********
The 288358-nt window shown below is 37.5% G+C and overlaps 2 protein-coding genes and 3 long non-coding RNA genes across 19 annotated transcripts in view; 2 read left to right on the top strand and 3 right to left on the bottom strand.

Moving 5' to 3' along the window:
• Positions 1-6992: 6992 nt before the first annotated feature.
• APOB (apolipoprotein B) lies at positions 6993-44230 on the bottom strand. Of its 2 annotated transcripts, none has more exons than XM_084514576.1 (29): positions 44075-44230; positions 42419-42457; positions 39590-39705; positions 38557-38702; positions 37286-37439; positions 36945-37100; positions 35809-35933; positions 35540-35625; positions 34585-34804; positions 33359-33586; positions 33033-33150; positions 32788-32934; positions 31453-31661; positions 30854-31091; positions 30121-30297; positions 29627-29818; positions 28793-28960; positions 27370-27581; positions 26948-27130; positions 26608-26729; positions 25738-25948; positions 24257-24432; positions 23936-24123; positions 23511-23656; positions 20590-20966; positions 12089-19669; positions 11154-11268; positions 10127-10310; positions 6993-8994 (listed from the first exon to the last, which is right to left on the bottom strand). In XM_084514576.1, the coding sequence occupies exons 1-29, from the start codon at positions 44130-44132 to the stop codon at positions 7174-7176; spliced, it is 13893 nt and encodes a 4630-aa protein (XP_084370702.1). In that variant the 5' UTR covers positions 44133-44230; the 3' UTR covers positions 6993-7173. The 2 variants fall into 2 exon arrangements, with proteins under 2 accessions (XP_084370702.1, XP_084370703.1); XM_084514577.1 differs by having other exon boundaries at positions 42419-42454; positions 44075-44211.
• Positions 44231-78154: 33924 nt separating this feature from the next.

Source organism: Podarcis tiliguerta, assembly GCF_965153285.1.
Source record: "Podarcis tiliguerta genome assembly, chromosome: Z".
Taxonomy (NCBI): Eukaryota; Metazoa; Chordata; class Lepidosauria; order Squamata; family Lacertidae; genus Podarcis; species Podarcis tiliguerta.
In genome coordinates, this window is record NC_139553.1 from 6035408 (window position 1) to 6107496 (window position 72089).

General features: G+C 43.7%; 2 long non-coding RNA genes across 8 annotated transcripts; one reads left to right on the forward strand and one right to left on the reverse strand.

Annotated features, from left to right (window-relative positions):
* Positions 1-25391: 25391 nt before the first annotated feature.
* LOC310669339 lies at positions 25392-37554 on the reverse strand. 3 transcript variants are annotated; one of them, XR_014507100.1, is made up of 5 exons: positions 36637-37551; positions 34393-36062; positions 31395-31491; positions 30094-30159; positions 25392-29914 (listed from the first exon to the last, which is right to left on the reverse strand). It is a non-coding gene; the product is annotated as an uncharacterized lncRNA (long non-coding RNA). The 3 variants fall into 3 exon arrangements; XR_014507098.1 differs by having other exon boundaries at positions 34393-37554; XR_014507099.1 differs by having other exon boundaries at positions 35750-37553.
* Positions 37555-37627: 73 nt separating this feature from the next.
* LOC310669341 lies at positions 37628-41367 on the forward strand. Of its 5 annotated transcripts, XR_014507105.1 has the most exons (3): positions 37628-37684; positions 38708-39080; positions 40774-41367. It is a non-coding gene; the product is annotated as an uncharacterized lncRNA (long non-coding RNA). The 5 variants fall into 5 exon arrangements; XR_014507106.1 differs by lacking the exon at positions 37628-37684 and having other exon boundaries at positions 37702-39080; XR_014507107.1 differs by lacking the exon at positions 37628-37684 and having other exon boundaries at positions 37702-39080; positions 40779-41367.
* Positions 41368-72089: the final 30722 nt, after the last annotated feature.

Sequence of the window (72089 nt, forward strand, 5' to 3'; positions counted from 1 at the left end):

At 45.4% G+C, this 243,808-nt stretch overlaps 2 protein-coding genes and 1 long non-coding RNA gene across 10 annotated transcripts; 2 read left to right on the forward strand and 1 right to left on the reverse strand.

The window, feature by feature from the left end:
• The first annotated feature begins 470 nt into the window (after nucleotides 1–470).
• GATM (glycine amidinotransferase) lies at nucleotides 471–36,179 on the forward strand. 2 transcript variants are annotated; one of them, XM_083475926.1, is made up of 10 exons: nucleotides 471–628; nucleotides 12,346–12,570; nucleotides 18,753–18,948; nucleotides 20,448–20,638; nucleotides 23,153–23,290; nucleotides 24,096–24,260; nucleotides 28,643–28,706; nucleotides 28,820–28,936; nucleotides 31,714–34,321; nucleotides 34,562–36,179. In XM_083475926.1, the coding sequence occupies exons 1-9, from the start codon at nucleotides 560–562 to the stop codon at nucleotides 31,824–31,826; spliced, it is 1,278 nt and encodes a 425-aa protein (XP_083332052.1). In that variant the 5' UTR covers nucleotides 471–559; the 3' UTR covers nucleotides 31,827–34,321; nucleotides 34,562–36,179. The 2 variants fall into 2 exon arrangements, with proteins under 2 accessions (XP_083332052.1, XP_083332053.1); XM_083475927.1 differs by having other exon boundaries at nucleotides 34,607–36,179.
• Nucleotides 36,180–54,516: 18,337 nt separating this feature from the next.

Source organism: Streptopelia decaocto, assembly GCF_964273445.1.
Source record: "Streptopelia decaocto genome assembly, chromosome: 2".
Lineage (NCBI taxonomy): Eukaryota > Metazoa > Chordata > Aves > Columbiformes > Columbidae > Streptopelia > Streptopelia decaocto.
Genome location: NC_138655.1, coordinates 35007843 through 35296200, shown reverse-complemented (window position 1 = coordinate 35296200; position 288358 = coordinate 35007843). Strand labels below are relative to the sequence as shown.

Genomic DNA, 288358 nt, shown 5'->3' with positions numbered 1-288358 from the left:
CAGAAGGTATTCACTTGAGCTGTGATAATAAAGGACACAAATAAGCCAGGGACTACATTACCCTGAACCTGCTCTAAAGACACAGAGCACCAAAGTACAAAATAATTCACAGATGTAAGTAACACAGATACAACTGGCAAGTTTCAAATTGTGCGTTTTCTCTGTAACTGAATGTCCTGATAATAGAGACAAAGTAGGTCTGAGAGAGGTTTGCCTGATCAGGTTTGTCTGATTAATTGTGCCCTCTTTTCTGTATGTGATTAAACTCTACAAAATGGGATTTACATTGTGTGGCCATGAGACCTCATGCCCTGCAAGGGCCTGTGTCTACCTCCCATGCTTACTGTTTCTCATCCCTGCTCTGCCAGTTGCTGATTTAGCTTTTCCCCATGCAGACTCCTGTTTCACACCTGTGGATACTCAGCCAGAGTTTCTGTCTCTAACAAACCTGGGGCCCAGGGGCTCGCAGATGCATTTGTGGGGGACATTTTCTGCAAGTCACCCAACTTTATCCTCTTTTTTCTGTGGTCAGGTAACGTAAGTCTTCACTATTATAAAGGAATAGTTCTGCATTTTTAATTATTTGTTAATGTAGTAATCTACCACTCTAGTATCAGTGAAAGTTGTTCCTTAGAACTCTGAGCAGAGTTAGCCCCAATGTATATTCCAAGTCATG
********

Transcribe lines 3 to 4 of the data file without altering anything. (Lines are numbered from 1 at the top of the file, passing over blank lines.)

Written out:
• Positions 1-6992: 6992 nt before the first annotated feature.
• APOB (apolipoprotein B) lies at positions 6993-44230 on the bottom strand. Of its 2 annotated transcripts, none has more exons than XM_084514576.1 (29): positions 44075-44230; positions 42419-42457; positions 39590-39705; positions 38557-38702; positions 37286-37439; positions 36945-37100; positions 35809-35933; positions 35540-35625; positions 34585-34804; positions 33359-33586; positions 33033-33150; positions 32788-32934; positions 31453-31661; positions 30854-31091; positions 30121-30297; positions 29627-29818; positions 28793-28960; positions 27370-27581; positions 26948-27130; positions 26608-26729; positions 25738-25948; positions 24257-24432; positions 23936-24123; positions 23511-23656; positions 20590-20966; positions 12089-19669; positions 11154-11268; positions 10127-10310; positions 6993-8994 (listed from the first exon to the last, which is right to left on the bottom strand). In XM_084514576.1, the coding sequence occupies exons 1-29, from the start codon at positions 44130-44132 to the stop codon at positions 7174-7176; spliced, it is 13893 nt and encodes a 4630-aa protein (XP_084370702.1). In that variant the 5' UTR covers positions 44133-44230; the 3' UTR covers positions 6993-7173. The 2 variants fall into 2 exon arrangements, with proteins under 2 accessions (XP_084370702.1, XP_084370703.1); XM_084514577.1 differs by having other exon boundaries at positions 42419-42454; positions 44075-44211.